Welsh is taken very seriously

July 11, 1997

I am an Englishman living in England and I do not speak a word of Welsh. None the less, I was appalled by the attack on the Welsh language by Christie Davies (THES, July 4). In his opinion "learning Welsh is of no use to anyone". Yet even the most basic sociolinguistics demonstrates the close connection between the use of language varieties and sociocultural identity. As a Welsh proverb puts it, "A nation without a language is a nation without a heart".

Professor Davies appears to be unaware of the inconsistency between his promotion of libertarian principles and his autocratic, godlike pronouncement that the Welsh language "will, should and must die out". Surely any sociocultural group that wishes to express its identity through the use of a language variety should be free to do so without having it compared to a "fetter" or a "bindweed". Does he believe that all minority languages are holding their speakers back and therefore "will, should and must die out" to be replaced by English, or is it just Welsh which gets up his nose?

Professor Davies also makes the bizarre suggestion that once Welsh has died out (as per his diktat), "dead" Welsh should be studied like Latin and Greek because Welsh is "the ancestral language of everyone throughout England, Wales, Scotland and Ulster".

This is a truly "postmodernist" view of the history of British languages. The British Isles were inhabited for many millennia before the Celts arrived around the 5th century bc, following which there were waves of invasions by the Romans, Angles, Saxons and Jutes. Vikings and Normans. It is unclear why Professor Davies believes that the English should regard Welsh as the ancestral language of England, rather than the Anglo-Saxon dialects which developed into Old English, and from which the words "England" and "English" derive.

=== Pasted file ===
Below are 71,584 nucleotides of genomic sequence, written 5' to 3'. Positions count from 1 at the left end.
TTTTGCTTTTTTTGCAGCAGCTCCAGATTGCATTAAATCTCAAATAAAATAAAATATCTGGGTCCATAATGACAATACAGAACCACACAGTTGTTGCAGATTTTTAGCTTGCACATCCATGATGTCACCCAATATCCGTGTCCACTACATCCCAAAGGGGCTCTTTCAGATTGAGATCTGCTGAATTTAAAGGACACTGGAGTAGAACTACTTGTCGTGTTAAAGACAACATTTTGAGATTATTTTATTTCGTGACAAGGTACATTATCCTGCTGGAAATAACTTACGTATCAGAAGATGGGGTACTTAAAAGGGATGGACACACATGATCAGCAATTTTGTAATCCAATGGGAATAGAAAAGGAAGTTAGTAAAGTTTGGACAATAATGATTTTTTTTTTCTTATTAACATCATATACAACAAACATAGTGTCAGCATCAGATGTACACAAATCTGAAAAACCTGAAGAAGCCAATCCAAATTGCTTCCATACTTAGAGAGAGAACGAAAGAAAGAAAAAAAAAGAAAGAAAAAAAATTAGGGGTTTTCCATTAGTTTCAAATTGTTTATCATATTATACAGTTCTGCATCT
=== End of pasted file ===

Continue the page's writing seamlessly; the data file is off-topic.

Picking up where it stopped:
Professor Davies further flounders in the political arena, equating the teaching of things Welsh with "disguised separatism and treason". This suggests that he remains blissfully unaware that a Government has been elected with a mandate for regional devolution and constitutional reform, and that treason is a concept which belongs to another century.

If Professor Davies really wants the Welsh language to die out he should be aware that his diatribe is likely to be counter-productive. In experimental research reported in the Cambridge Encyclopedia of Language, learners of Welsh were confronted with an English speaker with a received pronunciation accent, who "arrogantly challenged their reasons for learning what he called a dying language with a dismal future" (sounds familiar). The learners of Welsh responded by using a broader Welsh accent and introducing Welsh words into their speech.

The level of intolerance of Welsh linguistic and sociocultural identity expressed in Professor Davies's article will probably boost the membership of Plaid Cymru.

Paul Seedhouse

Norwegian study centre University of York

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